Why Walter Dellinger is Wrong About the Contraception Mandate
Dr. Mark S. Latkovic
March 26, 2014
“Contraception as a test of equality,” (http://www.washingtonpost.com/opinions/contraception-as-a-test-of-equality/2014/03/23/b18fbaaa-b140-11e3-a49e-76adc9210f19_story.html?wpisrc=nl_opinions) is Walter Dellinger’s op-ed “brief” for the Supreme Court to reject such lawsuits brought by family-owned businesses Conestoga and Hobby Lobby against the government’s contraception mandate (for background, see also http://www.becketfund.org/hobbylobby/).* He argues: “For all women, denying practical access to the method of contraception that is right for their health and life circumstances, as well as the well-being of their families, can represent a serious incursion into their individual moral autonomy.”
Continuing, he claims that “Selectively denying insurance coverage for contraceptive methods an employer considers sinful effectively makes the employer a party to a woman’s medical consultations.* An understanding of the importance of access to the full range of contraception options should lead the court to reject claims of religious entitlement that so greatly burden the interests of others.” [My emphases]
I’m truly breathless…Let me address just the two points in the article that I have italicized. First, according to Dellinger, denying contraception coverage – well, refusing to offer and pay for it in health care plans – is now a grave “incursion” into women’s “individual moral autonomy”? (Only a lawyer could say this with a straight face). How is that so? For instance, a woman is still free to purchase contraceptives from various pharmacies (They’re not that expensive, and I’m sure Planned Parenthood could set up a fund to help pay for them). There is also natural family planning (NFP), as well as abstinence – yes, abstinence (Periodic abstinence is involved in NFP). But the latter two “methods” involve a virtuous exercise of our moral autonomy – not simply the use of a pill or patch – because they involve moral freedom, not techne. And society would rather mandate contraception convenience rather than urge self-control.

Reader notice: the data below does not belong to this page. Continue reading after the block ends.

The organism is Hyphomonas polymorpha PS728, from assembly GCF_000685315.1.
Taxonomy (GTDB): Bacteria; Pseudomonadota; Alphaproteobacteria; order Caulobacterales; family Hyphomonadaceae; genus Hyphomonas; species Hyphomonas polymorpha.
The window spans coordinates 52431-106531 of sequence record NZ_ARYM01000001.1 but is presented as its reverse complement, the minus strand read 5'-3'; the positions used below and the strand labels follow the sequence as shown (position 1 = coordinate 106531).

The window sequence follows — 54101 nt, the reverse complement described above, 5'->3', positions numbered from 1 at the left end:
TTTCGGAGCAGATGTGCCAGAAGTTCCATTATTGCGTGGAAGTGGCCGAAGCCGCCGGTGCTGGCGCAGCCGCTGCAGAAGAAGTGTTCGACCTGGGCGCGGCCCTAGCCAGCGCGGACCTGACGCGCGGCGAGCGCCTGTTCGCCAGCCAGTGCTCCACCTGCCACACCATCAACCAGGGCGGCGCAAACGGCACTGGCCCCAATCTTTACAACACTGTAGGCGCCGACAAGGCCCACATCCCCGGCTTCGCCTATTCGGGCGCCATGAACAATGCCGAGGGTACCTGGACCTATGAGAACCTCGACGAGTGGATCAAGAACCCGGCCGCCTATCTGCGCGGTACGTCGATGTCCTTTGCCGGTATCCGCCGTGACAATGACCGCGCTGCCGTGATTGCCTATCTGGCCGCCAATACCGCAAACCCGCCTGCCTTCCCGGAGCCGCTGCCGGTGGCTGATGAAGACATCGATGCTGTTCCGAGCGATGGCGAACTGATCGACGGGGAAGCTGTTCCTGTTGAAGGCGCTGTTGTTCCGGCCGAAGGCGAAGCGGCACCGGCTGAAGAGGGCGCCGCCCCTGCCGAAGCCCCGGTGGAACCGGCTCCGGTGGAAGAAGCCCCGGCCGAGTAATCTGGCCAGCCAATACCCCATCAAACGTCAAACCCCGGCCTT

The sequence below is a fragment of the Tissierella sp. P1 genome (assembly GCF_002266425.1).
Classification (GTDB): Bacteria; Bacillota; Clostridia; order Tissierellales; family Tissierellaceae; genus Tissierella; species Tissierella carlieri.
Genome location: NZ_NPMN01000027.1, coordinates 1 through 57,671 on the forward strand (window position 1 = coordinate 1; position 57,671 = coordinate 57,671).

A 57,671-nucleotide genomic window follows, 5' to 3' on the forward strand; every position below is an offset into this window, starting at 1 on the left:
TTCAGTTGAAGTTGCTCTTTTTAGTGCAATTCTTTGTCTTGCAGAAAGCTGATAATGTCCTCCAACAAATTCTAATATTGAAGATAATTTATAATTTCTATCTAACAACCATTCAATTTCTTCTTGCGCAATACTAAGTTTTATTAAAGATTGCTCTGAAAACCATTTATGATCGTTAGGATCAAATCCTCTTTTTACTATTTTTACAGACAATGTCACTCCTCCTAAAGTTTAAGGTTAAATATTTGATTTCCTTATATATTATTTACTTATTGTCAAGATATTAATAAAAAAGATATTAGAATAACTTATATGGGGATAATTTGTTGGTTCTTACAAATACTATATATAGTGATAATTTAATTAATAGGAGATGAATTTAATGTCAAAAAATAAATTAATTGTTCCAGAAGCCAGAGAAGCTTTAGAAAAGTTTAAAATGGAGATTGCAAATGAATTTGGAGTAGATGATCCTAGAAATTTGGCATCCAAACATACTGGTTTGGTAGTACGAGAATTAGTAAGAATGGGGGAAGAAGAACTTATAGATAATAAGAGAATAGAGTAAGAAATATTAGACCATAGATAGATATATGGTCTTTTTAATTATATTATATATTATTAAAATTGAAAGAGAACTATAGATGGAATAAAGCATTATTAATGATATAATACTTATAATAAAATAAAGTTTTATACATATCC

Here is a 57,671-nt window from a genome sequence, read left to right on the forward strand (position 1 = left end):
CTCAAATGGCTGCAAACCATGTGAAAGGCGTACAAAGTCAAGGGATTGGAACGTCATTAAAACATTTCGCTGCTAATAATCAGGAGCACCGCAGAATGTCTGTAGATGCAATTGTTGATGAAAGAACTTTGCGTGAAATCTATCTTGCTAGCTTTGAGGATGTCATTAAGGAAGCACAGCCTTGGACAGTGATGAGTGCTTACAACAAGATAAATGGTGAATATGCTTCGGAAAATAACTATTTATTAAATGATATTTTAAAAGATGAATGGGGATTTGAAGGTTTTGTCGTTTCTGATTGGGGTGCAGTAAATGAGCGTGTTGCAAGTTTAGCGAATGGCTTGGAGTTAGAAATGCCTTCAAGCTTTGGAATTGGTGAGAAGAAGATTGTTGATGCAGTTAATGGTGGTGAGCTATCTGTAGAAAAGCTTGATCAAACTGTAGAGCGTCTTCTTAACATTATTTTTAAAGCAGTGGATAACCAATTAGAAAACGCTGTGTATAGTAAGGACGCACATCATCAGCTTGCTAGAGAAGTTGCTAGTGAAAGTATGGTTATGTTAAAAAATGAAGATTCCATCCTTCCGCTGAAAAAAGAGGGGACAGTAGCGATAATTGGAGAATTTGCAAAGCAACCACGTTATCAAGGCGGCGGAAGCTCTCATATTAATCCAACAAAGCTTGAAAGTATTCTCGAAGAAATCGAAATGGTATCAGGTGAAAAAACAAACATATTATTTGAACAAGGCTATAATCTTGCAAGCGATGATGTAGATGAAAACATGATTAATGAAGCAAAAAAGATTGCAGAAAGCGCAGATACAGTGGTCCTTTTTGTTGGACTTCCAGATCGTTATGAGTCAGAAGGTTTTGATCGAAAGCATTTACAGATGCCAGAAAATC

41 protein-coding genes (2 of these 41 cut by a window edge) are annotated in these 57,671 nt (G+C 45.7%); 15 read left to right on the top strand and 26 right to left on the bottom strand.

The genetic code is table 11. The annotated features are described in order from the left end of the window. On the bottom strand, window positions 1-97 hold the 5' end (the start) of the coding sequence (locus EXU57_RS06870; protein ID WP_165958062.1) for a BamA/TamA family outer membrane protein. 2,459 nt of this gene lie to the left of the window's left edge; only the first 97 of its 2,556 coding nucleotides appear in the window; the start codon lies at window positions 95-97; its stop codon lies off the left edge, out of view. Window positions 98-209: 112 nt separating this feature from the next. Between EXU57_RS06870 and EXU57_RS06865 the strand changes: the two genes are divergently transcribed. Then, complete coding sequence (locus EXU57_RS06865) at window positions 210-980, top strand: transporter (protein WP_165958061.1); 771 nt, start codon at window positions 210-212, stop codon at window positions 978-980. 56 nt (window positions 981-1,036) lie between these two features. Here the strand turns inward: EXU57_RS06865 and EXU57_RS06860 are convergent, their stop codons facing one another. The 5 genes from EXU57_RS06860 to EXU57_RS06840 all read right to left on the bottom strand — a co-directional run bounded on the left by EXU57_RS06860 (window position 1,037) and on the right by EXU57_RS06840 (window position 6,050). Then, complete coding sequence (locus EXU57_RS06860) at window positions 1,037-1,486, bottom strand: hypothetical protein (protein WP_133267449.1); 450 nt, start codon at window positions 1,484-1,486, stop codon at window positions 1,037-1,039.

Second, Dellinger argues that denying health care coverage for contraception “makes the employer a party to a woman’s medical consultations.” Clever, but false. A physician can still freely prescribe contraception and a woman can still freely consent to use it or not. The employer is simply saying he/she doesn’t want to include it in the insurance plan. My company’s policy, for example, doesn’t cover visits to the eye doctor, among many other things (good and bad). Is my employer encroaching on my “individual moral autonomy”? Is he a party to my “medical consultations? A “no” to both questions. But in one sense, as a society knit closely together in numerous ways, we’re all at least a remote party to each other’s doctor consultations: e.g., in what we choose to cover or not cover, in what we pay in taxes or don’t pay in taxes, in funding amounts for public universities that train our doctors and nurses, and on and on.
Ultimately, contraception is a bad means (impeding possible human life from coming-into-being) in order to achieve a good end(s) (as Dellinger describes some of them, women’s “health and life circumstances, as well as the well-being of their families”).
*These companies don’t oppose contraception per se, but rather those forms that may be abortifacient (e.g., the IUD).
*I would argue that contraception isn’t a matter of health care, other than uses of it to treat certain medical problems (e.g., endometriosis). If that’s the case, then it’s a legitimate treatment – morally and possibly medically – not contraception.